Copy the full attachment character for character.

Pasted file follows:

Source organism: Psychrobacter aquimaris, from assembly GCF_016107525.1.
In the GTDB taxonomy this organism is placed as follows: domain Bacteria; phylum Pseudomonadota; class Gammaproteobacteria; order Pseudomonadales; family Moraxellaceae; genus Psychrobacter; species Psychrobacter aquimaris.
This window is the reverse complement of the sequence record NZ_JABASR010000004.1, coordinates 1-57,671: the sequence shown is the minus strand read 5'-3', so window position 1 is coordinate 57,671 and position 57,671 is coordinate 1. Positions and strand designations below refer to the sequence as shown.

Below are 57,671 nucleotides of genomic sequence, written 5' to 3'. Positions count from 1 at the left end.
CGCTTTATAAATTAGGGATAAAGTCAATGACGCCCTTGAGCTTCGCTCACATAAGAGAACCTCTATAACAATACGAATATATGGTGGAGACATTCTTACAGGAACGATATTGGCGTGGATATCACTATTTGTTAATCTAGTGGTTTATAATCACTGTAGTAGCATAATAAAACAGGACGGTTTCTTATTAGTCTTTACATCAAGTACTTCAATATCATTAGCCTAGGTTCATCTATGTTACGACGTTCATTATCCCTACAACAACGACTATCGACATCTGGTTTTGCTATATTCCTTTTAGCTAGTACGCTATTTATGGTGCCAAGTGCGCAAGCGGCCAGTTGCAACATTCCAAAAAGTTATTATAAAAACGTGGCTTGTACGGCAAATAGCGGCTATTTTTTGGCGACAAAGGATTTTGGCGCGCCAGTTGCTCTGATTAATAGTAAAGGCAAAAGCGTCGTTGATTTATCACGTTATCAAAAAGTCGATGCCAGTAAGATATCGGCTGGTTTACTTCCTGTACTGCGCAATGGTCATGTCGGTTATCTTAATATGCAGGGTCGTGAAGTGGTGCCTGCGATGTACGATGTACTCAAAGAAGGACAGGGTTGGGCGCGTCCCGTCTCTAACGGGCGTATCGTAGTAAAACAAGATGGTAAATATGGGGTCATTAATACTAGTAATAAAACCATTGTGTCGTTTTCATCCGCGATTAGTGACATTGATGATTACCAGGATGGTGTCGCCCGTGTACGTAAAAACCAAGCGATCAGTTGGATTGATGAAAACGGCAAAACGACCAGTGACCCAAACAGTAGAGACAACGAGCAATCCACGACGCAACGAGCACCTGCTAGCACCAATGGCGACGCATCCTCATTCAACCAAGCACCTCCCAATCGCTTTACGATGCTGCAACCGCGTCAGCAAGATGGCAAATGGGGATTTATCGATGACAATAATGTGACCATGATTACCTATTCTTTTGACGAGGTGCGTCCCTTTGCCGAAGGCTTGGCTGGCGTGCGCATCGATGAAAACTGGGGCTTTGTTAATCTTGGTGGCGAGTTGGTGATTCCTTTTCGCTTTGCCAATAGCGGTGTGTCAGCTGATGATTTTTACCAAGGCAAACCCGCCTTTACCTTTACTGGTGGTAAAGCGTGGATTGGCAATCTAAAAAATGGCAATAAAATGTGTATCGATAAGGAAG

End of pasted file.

Source organism: Psychrobacter aquimaris, from assembly GCF_016107525.1.
In the GTDB taxonomy this organism is placed as follows: domain Bacteria; phylum Pseudomonadota; class Gammaproteobacteria; order Pseudomonadales; family Moraxellaceae; genus Psychrobacter; species Psychrobacter aquimaris.
This window is the reverse complement of the sequence record NZ_JABASR010000004.1, coordinates 1-57,671: the sequence shown is the minus strand read 5'-3', so window position 1 is coordinate 57,671 and position 57,671 is coordinate 1. Positions and strand designations below refer to the sequence as shown.

Below are 57,671 nucleotides of genomic sequence, written 5' to 3'. Positions count from 1 at the left end.
CGCTTTATAAATTAGGGATAAAGTCAATGACGCCCTTGAGCTTCGCTCACATAAGAGAACCTCTATAACAATACGAATATATGGTGGAGACATTCTTACAGGAACGATATTGGCGTGGATATCACTATTTGTTAATCTAGTGGTTTATAATCACTGTAGTAGCATAATAAAACAGGACGGTTTCTTATTAGTCTTTACATCAAGTACTTCAATATCATTAGCCTAGGTTCATCTATGTTACGACGTTCATTATCCCTACAACAACGACTATCGACATCTGGTTTTGCTATATTCCTTTTAGCTAGTACGCTATTTATGGTGCCAAGTGCGCAAGCGGCCAGTTGCAACATTCCAAAAAGTTATTATAAAAACGTGGCTTGTACGGCAAATAGCGGCTATTTTTTGGCGACAAAGGATTTTGGCGCGCCAGTTGCTCTGATTAATAGTAAAGGCAAAAGCGTCGTTGATTTATCACGTTATCAAAAAGTCGATGCCAGTAAGATATCGGCTGGTTTACTTCCTGTACTGCGCAATGGTCATGTCGGTTATCTTAATATGCAGGGTCGTGAAGTGGTGCCTGCGATGTACGATGTACTCAAAGAAGGACAGGGTTGGGCGCGTCCCGTCTCTAACGGGCGTATCGTAGTAAAACAAGATGGTAAATATGGGGTCATTAATACTAGTAATAAAACCATTGTGTCGTTTTCATCCGCGATTAGTGACATTGATGATTACCAGGATGGTGTCGCCCGTGTACGTAAAAACCAAGCGATCAGTTGGATTGATGAAAACGGCAAAACGACCAGTGACCCAAACAGTAGAGACAACGAGCAATCCACGACGCAACGAGCACCTGCTAGCACCAATGGCGACGCATCCTCATTCAACCAAGCACCTCCCAATCGCTTTACGATGCTGCAACCGCGTCAGCAAGATGGCAAATGGGGATTTATCGATGACAATAATGTGACCATGATTACCTATTCTTTTGACGAGGTGCGTCCCTTTGCCGAAGGCTTGGCTGGCGTGCGCATCGATGAAAACTGGGGCTTTGTTAATCTTGGTGGCGAGTTGGTGATTCCTTTTCGCTTTGCCAATAGCGGTGTGTCAGCTGATGATTTTTACCAAGGCAAACCCGCCTTTACCTTTACTGGTGGTAAAGCGTGGATTGGCAATCTAAAAAATGGCAATAAAATGTGTATCGATAAGGAAG